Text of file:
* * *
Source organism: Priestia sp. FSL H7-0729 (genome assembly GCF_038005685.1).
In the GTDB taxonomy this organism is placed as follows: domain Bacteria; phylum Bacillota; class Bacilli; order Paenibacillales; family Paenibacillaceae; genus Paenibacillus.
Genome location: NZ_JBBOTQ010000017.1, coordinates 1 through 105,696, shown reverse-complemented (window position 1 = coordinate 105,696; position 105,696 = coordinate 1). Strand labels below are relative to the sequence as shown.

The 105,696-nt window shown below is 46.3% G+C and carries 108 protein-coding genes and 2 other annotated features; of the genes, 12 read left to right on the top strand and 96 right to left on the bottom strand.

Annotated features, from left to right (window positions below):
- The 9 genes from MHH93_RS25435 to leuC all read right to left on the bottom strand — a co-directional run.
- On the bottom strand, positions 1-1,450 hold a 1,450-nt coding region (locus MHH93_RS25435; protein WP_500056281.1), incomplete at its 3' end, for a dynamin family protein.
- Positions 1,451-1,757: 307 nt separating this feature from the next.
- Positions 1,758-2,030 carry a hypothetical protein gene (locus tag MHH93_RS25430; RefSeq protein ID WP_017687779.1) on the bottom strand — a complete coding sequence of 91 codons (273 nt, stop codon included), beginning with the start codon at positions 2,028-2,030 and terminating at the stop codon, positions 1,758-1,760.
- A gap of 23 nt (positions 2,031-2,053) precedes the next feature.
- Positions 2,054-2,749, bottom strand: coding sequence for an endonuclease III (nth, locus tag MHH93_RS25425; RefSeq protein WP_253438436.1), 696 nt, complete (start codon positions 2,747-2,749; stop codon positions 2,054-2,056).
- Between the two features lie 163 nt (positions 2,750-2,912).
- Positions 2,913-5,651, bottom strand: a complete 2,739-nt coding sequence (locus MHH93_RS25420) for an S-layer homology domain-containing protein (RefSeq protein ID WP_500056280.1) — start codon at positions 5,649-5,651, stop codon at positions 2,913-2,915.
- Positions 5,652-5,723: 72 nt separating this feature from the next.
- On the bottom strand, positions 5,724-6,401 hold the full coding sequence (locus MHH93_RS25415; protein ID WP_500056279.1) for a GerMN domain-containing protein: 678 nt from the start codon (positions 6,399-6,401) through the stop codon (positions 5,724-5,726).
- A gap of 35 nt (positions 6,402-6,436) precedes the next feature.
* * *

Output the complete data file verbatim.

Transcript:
Source organism: Priestia sp. FSL H7-0729 (genome assembly GCF_038005685.1).
In the GTDB taxonomy this organism is placed as follows: domain Bacteria; phylum Bacillota; class Bacilli; order Paenibacillales; family Paenibacillaceae; genus Paenibacillus.
Genome location: NZ_JBBOTQ010000017.1, coordinates 1 through 105,696, shown reverse-complemented (window position 1 = coordinate 105,696; position 105,696 = coordinate 1). Strand labels below are relative to the sequence as shown.

The 105,696-nt window shown below is 46.3% G+C and carries 108 protein-coding genes and 2 other annotated features; of the genes, 12 read left to right on the top strand and 96 right to left on the bottom strand.

Annotated features, from left to right (window positions below):
- The 9 genes from MHH93_RS25435 to leuC all read right to left on the bottom strand — a co-directional run.
- On the bottom strand, positions 1-1,450 hold a 1,450-nt coding region (locus MHH93_RS25435; protein WP_500056281.1), incomplete at its 3' end, for a dynamin family protein.
- Positions 1,451-1,757: 307 nt separating this feature from the next.
- Positions 1,758-2,030 carry a hypothetical protein gene (locus tag MHH93_RS25430; RefSeq protein ID WP_017687779.1) on the bottom strand — a complete coding sequence of 91 codons (273 nt, stop codon included), beginning with the start codon at positions 2,028-2,030 and terminating at the stop codon, positions 1,758-1,760.
- A gap of 23 nt (positions 2,031-2,053) precedes the next feature.
- Positions 2,054-2,749, bottom strand: coding sequence for an endonuclease III (nth, locus tag MHH93_RS25425; RefSeq protein WP_253438436.1), 696 nt, complete (start codon positions 2,747-2,749; stop codon positions 2,054-2,056).
- Between the two features lie 163 nt (positions 2,750-2,912).
- Positions 2,913-5,651, bottom strand: a complete 2,739-nt coding sequence (locus MHH93_RS25420) for an S-layer homology domain-containing protein (RefSeq protein ID WP_500056280.1) — start codon at positions 5,649-5,651, stop codon at positions 2,913-2,915.
- Positions 5,652-5,723: 72 nt separating this feature from the next.
- On the bottom strand, positions 5,724-6,401 hold the full coding sequence (locus MHH93_RS25415; protein ID WP_500056279.1) for a GerMN domain-containing protein: 678 nt from the start codon (positions 6,399-6,401) through the stop codon (positions 5,724-5,726).
- A gap of 35 nt (positions 6,402-6,436) precedes the next feature.